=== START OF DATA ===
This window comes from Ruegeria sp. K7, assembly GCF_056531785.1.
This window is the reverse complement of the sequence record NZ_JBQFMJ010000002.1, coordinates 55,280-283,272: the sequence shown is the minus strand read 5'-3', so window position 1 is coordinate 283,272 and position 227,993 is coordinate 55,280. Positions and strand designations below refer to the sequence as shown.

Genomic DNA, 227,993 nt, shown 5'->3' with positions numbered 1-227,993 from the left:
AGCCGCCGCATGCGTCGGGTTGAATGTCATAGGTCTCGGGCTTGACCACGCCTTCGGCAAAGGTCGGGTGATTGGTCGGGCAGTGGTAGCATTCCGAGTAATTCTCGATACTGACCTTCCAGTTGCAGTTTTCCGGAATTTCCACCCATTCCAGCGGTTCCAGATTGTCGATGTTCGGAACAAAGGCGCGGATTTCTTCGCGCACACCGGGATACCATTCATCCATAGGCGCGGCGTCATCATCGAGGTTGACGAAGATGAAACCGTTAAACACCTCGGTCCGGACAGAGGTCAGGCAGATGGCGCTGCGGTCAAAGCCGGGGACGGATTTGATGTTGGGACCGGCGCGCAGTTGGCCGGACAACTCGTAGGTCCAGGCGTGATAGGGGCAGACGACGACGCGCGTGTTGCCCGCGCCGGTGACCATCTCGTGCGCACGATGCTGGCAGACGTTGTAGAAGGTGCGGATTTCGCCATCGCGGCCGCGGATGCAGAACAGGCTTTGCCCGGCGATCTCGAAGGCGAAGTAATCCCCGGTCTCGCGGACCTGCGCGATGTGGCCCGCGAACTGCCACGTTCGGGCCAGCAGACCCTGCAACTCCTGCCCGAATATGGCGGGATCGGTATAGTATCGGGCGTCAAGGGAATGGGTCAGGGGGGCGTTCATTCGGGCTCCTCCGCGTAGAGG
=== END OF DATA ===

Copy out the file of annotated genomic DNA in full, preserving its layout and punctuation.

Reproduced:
This window comes from Ruegeria sp. K7, assembly GCF_056531785.1.
This window is the reverse complement of the sequence record NZ_JBQFMJ010000002.1, coordinates 55,280-283,272: the sequence shown is the minus strand read 5'-3', so window position 1 is coordinate 283,272 and position 227,993 is coordinate 55,280. Positions and strand designations below refer to the sequence as shown.

Genomic DNA, 227,993 nt, shown 5'->3' with positions numbered 1-227,993 from the left:
AGCCGCCGCATGCGTCGGGTTGAATGTCATAGGTCTCGGGCTTGACCACGCCTTCGGCAAAGGTCGGGTGATTGGTCGGGCAGTGGTAGCATTCCGAGTAATTCTCGATACTGACCTTCCAGTTGCAGTTTTCCGGAATTTCCACCCATTCCAGCGGTTCCAGATTGTCGATGTTCGGAACAAAGGCGCGGATTTCTTCGCGCACACCGGGATACCATTCATCCATAGGCGCGGCGTCATCATCGAGGTTGACGAAGATGAAACCGTTAAACACCTCGGTCCGGACAGAGGTCAGGCAGATGGCGCTGCGGTCAAAGCCGGGGACGGATTTGATGTTGGGACCGGCGCGCAGTTGGCCGGACAACTCGTAGGTCCAGGCGTGATAGGGGCAGACGACGACGCGCGTGTTGCCCGCGCCGGTGACCATCTCGTGCGCACGATGCTGGCAGACGTTGTAGAAGGTGCGGATTTCGCCATCGCGGCCGCGGATGCAGAACAGGCTTTGCCCGGCGATCTCGAAGGCGAAGTAATCCCCGGTCTCGCGGACCTGCGCGATGTGGCCCGCGAACTGCCACGTTCGGGCCAGCAGACCCTGCAACTCCTGCCCGAATATGGCGGGATCGGTATAGTATCGGGCGTCAAGGGAATGGGTCAGGGGGGCGTTCATTCGGGCTCCTCCGCGTAGAGG